May 19, 2022
Good morning, Media Deals readers!
🗣️ Quote of the day: "We've been very happily on the sidelines watching this sort of bloodbath, which is going on in the SVOD market," Fox CEO Lachlan Murdoch said at the MoffettNathanson's Media and Communications summit yesterday.
1 big thing: OOH on trucks
Adgile Media Group, a New York-based out-of-home advertising company that sells trackable ads on trucks, raised $5 million.
Why it matters: Adgile saw opportunity in modernizing a traditional business — ads on trucks — as interest in OOH grows with digital and social ads getting pricier.
Details: The round was led by Brand Foundry Ventures, the early-stage venture capital firm, and general partner Brian Spaly has joined the board.
- Other participants were Amity Supply, Finn Capital Partners, Consumer Ventures, marketing consultant Nik Sharma, entrepreneur Hannah Bronfman, Everlane founder Michael Preysman, Niche Capital, KBP Brands co-founder Barry Dubin and Rothy's executive Chris Hull.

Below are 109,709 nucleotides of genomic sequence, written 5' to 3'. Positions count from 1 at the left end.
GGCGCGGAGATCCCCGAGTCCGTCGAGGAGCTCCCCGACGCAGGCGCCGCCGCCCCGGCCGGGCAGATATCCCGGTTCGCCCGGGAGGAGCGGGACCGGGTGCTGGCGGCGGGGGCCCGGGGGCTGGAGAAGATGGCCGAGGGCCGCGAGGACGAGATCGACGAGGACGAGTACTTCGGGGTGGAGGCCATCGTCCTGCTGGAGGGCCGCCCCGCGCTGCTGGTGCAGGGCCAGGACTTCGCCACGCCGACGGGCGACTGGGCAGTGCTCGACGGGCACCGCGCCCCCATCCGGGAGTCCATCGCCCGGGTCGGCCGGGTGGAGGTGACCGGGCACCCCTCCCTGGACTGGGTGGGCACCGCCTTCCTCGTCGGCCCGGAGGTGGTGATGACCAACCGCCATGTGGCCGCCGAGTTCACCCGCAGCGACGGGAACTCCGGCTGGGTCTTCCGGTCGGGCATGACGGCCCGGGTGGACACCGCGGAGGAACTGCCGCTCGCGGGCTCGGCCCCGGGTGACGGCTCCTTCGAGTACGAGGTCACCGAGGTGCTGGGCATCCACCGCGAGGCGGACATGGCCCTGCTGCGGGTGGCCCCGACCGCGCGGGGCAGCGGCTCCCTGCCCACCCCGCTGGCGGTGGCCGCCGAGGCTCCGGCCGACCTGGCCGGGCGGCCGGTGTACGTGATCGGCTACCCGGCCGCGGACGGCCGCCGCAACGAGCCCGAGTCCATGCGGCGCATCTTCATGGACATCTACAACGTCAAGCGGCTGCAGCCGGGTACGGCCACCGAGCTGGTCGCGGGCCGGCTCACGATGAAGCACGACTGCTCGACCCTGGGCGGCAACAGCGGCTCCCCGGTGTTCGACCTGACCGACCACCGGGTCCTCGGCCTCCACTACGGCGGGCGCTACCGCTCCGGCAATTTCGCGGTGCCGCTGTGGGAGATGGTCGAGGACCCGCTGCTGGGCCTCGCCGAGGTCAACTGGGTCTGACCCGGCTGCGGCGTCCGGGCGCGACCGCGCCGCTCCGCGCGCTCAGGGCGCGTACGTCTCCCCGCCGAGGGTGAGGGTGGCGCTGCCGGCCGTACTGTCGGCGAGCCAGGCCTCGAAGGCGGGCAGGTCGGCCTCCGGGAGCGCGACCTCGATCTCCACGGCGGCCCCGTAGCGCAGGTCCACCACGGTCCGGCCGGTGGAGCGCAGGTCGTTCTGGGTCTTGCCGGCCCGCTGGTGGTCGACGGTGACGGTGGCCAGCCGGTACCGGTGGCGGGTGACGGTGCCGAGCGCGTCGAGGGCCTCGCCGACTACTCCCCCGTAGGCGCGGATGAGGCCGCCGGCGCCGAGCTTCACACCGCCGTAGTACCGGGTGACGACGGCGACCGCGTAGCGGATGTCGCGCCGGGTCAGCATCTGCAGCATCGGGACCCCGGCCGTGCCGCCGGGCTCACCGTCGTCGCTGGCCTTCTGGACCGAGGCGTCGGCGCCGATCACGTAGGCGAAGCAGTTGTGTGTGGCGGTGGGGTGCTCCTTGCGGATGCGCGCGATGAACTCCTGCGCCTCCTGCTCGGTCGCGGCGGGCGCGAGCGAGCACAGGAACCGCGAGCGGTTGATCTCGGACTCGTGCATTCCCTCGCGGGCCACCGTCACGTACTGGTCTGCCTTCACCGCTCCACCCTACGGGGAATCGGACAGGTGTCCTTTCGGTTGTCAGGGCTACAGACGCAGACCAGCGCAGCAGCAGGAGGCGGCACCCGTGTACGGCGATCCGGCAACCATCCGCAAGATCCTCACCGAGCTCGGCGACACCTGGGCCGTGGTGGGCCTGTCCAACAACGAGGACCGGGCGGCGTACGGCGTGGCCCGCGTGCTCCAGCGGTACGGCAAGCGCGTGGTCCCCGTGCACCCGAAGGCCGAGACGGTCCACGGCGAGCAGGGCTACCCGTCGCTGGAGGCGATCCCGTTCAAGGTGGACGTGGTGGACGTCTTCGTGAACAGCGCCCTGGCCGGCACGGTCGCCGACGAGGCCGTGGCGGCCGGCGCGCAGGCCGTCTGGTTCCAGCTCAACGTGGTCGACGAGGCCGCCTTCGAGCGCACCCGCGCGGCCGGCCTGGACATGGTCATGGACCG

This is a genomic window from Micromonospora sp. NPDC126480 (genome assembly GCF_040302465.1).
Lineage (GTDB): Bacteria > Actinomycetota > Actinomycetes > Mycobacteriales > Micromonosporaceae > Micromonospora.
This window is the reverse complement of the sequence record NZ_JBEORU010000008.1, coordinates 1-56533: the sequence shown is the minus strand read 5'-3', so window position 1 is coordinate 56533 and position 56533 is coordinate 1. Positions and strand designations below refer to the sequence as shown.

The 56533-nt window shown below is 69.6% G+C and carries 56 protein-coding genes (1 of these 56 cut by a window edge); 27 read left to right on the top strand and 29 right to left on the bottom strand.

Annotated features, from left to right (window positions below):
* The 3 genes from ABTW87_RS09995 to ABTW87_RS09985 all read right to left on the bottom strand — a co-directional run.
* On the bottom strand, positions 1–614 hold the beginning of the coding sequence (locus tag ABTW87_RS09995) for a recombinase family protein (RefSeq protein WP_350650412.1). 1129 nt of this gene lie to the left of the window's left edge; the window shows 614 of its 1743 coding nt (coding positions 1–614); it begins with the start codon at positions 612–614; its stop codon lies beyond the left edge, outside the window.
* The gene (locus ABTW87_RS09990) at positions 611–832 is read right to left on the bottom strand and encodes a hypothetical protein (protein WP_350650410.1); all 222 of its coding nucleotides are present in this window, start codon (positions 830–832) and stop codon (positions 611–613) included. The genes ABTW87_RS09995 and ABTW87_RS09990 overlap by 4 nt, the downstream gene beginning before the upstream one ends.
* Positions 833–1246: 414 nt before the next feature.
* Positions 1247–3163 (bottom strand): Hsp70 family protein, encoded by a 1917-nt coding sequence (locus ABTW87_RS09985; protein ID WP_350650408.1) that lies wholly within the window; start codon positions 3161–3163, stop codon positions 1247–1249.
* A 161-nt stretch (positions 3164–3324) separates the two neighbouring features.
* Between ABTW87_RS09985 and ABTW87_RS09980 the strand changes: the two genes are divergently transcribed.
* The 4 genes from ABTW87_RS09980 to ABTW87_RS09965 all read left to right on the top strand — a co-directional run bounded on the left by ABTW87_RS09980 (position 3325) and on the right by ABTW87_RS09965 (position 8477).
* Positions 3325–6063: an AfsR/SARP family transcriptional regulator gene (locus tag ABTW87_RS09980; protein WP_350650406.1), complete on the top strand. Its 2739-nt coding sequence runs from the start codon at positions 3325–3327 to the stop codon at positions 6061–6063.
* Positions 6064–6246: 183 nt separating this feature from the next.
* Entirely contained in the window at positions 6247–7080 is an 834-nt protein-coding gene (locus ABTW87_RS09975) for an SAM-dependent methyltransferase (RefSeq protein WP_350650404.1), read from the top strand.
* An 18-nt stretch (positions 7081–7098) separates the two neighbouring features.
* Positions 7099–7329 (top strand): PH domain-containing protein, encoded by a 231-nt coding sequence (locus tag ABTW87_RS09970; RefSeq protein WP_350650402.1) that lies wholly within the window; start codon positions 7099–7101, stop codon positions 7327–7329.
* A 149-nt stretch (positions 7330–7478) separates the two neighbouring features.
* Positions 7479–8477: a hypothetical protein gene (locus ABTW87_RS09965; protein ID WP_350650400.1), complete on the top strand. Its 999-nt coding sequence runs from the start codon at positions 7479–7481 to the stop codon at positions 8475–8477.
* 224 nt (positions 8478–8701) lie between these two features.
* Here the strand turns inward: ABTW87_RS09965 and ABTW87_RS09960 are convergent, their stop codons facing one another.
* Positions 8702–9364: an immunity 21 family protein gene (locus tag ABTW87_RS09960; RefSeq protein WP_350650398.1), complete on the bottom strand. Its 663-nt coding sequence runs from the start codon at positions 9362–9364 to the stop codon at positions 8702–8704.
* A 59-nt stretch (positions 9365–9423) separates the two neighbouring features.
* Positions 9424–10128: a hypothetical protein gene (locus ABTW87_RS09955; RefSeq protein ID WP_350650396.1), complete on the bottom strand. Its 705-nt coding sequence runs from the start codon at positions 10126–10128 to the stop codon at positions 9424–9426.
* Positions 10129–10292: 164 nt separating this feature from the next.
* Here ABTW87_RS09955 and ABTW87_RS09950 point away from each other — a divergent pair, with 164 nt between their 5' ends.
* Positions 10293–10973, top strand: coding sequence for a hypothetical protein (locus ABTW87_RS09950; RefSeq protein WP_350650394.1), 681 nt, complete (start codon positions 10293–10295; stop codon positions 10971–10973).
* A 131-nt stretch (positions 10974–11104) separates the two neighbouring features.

💭 Kerry's thought bubble: Brand Foundry is known for its investments in consumer brands like Allbirds, so an investment in advertising is particularly intriguing.
Catch up quick: COO Tom Shea and President Max Flannery co-founded Adgile in 2018 at the University of Chicago's New Venture Challenge.
- Flannery says he was inspired after seeing a small screen on the back of the truck advertising Applebee's. "I looked up where the closest Applebee's was, and it was an hour and a half away," he tells Kerry. "That doesn't seem like effective advertising."
- They started buying weatherproof digital screens that could track the time and location and putting them on trucks. Prior to this round, they raised about $400,000 from friends and family.
- Adgile works with about 100,000 trucks. Its ad clients include many direct-to-consumer brands such as Topicals Skincare, non-alcoholic apéritif Ghia and Asian food company Fly by Jing. It recently started working with T-Mobile and Planet Fitness.
What's next: Adgile plans to grow from 13 employees to more than 20 by end of year, hiring in sales, operations, account management and data science.
The bottom line: "Not only are we seeing that our service is sticky with our advertising clients, but it's the same thing we're seeing with the trucking industry," Flannery says. "If we're offering a monthly subsidy to advertise on the side of their assets, for a lot of these companies, it's a lifeline."